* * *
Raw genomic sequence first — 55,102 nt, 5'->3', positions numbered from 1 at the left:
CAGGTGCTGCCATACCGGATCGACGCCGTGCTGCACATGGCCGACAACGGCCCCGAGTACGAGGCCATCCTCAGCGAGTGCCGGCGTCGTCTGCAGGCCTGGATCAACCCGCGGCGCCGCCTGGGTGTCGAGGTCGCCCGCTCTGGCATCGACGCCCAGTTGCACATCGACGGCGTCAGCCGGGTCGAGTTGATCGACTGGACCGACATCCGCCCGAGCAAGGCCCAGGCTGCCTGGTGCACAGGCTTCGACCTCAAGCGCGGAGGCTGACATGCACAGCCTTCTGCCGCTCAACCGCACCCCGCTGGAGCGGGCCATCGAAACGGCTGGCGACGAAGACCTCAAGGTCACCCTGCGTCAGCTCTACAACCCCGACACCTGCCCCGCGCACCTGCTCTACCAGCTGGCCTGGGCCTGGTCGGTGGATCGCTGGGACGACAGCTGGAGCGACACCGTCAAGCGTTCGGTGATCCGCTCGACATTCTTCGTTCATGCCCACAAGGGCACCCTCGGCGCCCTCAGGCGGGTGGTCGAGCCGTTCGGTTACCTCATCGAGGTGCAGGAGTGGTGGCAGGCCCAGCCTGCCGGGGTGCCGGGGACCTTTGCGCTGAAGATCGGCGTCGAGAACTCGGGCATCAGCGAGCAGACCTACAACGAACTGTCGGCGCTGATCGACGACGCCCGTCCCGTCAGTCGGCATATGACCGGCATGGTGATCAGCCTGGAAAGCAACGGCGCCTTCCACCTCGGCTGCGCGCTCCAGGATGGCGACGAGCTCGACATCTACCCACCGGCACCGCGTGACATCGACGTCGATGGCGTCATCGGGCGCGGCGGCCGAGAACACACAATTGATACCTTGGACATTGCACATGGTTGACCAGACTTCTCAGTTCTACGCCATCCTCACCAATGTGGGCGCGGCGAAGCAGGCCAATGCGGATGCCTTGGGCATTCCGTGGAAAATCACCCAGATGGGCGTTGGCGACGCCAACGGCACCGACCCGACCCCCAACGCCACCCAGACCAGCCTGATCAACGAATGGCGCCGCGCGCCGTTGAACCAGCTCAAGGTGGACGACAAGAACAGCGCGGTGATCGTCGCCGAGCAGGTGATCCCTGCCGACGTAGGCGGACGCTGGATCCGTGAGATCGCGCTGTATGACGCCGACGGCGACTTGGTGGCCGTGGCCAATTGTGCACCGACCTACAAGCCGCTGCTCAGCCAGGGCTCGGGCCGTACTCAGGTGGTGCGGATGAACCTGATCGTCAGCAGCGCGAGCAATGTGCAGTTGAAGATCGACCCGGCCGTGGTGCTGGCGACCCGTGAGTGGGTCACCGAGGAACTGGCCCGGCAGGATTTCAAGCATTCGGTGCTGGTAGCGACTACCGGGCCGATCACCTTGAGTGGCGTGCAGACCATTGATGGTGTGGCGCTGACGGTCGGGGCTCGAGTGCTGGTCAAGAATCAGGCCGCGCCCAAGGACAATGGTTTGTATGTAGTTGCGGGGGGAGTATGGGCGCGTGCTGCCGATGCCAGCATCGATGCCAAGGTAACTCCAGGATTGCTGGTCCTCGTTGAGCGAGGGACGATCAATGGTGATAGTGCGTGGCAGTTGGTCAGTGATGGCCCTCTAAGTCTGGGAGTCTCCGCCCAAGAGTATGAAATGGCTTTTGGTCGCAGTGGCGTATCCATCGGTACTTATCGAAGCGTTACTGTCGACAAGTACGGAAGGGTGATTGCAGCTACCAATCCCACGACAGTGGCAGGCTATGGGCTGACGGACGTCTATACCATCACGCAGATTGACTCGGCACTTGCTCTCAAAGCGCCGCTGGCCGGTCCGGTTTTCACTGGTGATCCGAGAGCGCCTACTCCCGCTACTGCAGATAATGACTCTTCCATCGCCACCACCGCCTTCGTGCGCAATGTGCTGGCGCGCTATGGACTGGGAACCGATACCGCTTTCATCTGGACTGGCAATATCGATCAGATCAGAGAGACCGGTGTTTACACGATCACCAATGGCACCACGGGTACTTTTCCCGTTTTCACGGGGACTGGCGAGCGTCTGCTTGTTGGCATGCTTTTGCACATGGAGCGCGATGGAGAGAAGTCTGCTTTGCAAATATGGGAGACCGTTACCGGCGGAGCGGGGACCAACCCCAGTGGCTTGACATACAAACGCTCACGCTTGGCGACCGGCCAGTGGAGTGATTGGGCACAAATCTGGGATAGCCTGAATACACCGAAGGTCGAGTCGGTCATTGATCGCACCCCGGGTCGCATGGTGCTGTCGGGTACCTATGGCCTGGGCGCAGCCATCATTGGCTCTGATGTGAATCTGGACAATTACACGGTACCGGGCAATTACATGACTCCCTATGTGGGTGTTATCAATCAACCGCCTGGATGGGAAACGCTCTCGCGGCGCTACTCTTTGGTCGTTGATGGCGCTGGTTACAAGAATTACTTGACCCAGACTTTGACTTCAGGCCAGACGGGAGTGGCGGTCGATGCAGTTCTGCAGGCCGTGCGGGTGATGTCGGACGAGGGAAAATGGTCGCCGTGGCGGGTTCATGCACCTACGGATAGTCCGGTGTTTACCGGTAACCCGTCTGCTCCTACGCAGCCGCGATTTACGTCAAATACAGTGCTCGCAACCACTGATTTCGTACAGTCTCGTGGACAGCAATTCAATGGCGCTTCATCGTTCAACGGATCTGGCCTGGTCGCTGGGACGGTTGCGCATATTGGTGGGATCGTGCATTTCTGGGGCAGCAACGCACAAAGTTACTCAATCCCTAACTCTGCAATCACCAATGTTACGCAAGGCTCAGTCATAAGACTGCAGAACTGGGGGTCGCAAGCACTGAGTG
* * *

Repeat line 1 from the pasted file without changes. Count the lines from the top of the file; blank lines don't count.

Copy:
Raw genomic sequence first — 55,102 nt, 5'->3', positions numbered from 1 at the left: